The Race is on
As the candidacy period opens up for players to “officially” cast in their ticket to run, the number of individuals who have already unofficially made announcements on the forums, blogs, or podcasts is drastically lower than what might be considered normal. There are less than two dozen candidates who have submitted their candidacy for running on the Council of Stellar Management’s twelfth iteration, as of the writing of this article. This bodes well for those candidates—as there will only be 10 total selected (a change from last year’s session)—giving these hopefuls a good chance at earning a spot on the CSM. What concerns me, however, is that poor turnout alone. Many of those wishing to run for the CSM in the past placed bids on the EVE Online forums as early as July the year prior. In stark contrast to that, most candidates this election cycle did not place a forum post with their intent to run until December 2016.
This to me screams of concern, but for the life of me, I can’t pinpoint why or how. It could be a matter of it being too early and I could very well be running around the universe yelling that the sky is falling. It is interesting though that in a time where EVE Online should be seeing the greatest resurgence of veteran players and waves of new Alpha Clones after the Inception release, New Eden doesn’t really seem to be that active for the CSM or in general.
Here and Now
Earlier this week CCP went live with CSM XI members on Twitch for their pre-summit meeting, with several on the council making a suggestion that voting takes place within the confines of the game. I suggested this same thing on the latest episode of The Mind Clash Podcast. Just like it did when suggested at the pre-summit, the overall reception wasn’t well received in regards to that concept. As most meta-level players know, the vast majority of the player base has little knowledge about the CSM and the out of game experiences that we do. The loudest argument against putting voting into the game is that those players who know little to nothing of the meta would now have a voice in a portion of the game that they know nothing about, essentially skewing the results for something that might not even matter to them.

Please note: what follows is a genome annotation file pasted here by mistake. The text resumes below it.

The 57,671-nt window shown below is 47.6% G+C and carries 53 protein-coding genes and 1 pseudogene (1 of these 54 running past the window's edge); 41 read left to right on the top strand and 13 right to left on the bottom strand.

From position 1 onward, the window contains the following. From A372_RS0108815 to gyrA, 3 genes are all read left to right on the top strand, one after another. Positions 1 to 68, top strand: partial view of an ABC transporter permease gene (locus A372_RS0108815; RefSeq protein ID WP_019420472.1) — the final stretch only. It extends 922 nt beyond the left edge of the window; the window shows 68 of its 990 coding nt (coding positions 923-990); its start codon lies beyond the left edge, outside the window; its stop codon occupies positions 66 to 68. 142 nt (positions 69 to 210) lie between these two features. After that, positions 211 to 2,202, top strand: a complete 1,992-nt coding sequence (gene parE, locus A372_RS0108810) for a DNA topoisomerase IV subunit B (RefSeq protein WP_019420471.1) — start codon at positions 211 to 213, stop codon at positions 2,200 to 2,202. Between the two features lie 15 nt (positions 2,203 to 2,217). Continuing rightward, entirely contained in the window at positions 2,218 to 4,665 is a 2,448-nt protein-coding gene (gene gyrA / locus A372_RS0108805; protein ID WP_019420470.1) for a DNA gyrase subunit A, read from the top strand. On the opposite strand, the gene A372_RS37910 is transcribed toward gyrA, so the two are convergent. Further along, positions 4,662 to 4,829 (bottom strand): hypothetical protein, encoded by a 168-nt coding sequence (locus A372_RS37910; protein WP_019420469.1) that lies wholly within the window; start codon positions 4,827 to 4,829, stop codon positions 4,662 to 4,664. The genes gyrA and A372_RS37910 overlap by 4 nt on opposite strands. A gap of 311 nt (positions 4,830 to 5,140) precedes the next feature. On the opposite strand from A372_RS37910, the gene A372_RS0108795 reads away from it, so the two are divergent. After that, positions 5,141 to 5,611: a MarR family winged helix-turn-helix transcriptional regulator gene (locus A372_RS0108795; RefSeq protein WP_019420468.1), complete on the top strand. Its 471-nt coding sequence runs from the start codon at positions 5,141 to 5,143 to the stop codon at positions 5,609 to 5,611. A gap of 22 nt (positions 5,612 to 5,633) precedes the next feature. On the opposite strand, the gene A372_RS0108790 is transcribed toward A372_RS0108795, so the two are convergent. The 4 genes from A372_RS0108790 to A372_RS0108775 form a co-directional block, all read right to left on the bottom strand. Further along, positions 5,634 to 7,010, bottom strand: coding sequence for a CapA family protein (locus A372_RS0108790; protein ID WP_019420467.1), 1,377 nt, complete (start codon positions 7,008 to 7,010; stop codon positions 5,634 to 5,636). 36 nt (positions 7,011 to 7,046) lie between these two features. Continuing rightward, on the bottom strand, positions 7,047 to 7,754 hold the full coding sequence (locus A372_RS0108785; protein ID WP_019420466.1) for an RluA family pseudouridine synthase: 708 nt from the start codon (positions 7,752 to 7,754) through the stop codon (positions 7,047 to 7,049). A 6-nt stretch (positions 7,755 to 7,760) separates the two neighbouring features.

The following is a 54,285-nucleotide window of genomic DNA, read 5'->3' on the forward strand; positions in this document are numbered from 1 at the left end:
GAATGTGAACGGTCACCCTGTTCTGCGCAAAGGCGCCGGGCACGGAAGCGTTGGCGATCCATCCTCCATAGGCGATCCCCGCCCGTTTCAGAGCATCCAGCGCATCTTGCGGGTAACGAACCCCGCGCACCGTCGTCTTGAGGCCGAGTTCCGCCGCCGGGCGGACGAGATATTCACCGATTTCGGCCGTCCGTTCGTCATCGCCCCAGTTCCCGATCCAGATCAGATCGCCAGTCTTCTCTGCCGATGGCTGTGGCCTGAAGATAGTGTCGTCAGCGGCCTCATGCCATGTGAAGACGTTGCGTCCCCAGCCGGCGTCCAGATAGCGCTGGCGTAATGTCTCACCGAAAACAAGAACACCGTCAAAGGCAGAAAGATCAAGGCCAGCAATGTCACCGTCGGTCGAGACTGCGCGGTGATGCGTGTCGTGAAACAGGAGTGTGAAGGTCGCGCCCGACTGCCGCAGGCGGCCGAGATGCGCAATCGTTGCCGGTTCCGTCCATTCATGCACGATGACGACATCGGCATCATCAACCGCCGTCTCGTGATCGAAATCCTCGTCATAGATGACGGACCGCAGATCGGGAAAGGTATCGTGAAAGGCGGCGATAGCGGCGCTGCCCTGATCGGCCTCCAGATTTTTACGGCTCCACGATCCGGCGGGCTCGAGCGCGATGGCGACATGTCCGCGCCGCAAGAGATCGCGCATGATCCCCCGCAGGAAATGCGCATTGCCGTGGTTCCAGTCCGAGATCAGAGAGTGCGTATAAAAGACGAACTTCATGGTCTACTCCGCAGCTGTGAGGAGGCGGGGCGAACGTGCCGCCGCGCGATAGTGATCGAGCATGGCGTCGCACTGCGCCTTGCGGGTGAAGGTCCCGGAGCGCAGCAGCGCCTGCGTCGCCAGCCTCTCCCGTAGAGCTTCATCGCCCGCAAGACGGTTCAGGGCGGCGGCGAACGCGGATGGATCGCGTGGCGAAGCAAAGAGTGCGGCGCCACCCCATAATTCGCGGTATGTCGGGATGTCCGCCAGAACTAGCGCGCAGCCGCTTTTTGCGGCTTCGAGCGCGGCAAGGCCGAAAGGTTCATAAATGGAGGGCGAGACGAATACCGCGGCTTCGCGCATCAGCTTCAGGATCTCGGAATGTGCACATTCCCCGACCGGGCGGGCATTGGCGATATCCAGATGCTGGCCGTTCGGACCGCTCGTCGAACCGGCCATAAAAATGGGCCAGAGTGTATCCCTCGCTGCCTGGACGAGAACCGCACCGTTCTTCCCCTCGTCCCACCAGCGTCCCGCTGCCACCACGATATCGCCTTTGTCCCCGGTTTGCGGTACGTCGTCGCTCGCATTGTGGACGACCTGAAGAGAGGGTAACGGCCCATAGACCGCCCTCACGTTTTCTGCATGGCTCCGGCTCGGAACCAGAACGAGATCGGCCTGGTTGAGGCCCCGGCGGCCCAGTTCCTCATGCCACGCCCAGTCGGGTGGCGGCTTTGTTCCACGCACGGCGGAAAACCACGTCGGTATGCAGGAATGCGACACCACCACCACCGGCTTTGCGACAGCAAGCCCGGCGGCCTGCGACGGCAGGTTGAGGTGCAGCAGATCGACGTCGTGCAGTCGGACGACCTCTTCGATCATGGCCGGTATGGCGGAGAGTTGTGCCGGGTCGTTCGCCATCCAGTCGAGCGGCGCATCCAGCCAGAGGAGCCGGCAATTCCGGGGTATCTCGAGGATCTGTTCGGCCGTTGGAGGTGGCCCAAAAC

There can be a lot to agree or disagree with for either side of that coin, but the fact still remains that from the outside it almost seems as though the legitimacy of the council is waning. Much drama was encountered in CSM X, and this year players have voiced their concerns that they feel the CSM isn’t very active. As feature rich and exciting as this past year has been for the world of EVE Online, one might not know it based on the current level of enthusiasm and participation. Thinking about that further, and with the overall sense from the council that players who know nothing of the CSM or “their version” of the game, it might be a little too bold to say that the opinion of the average player isn’t critical. What good, then, is a council that isn’t 100% representative of the majority of a body of players?
Some critics have suggested that multiple focus groups might be a better alternative to a council of few. The question to that suggestion, however, might be “who picks that focus group?” and we are back to square one regarding a player selected group(s) vs. group(s) chosen by the developers.
Regarding how the current CSM feels about making the voting process and awareness of the council more visible, we are still talking about a small group of specialized meta players that are voted in by another small group of meta players. The process, as it has been, still discounts and does not involve the majority of the people who actually make up the player base. This concept hearkens back to times when social media and the freedoms we take for granted today didn’t exist, and where the mass majority had no knowledge and especially no input on their own lives. To say that 10 or 14 individuals chosen from an elite group of citizens is a true representation of the people is absolutely ludicrous. At a point in the game where the developers are attempting to elicit new blood via the free to play option, it only seems reasonable that the door between classes be open within the game so that ALL players are involved in the community, not just the chosen few or those that feel that their play style is the one true way.
At some point in the history of New Eden, we were all new players and knew nothing of much of the inner workings and politics behind the scenes, and the only way we found out was likely through curiosity. Something that always comes up in discussions of helping new players is the idea that if they want help, they have to ask. To which my counter is always: how do you know what questions to ask if there is nothing indicating a need to ask? Especially in a game as complex as EVE Online where there isn’t an actual, included instruction manual. How then can you navigate a game that doesn’t have a map (yes I know there is a map), or ask for directions when no destination is presented at the start of your journey?
To wrap up this rambling, I only ask that those readings this stop and give some reflection on this topic. If you have thoughts on how the players and the developers can include all of the citizens of this universe we share, please engage in discussions with those that will listen. Expressing your concerns to CCP and the CSM are helpful, but the most important thing that someone can do to raise awareness and visibility is to seek out your fellow capsuleer and shout from the mountain tops that there is more to this game than what is behind the singular existence that they have been living in. Get out there, get involved, and make this game greater by sharing your passion with those that have not been allowed to share in all the mysteries of this game.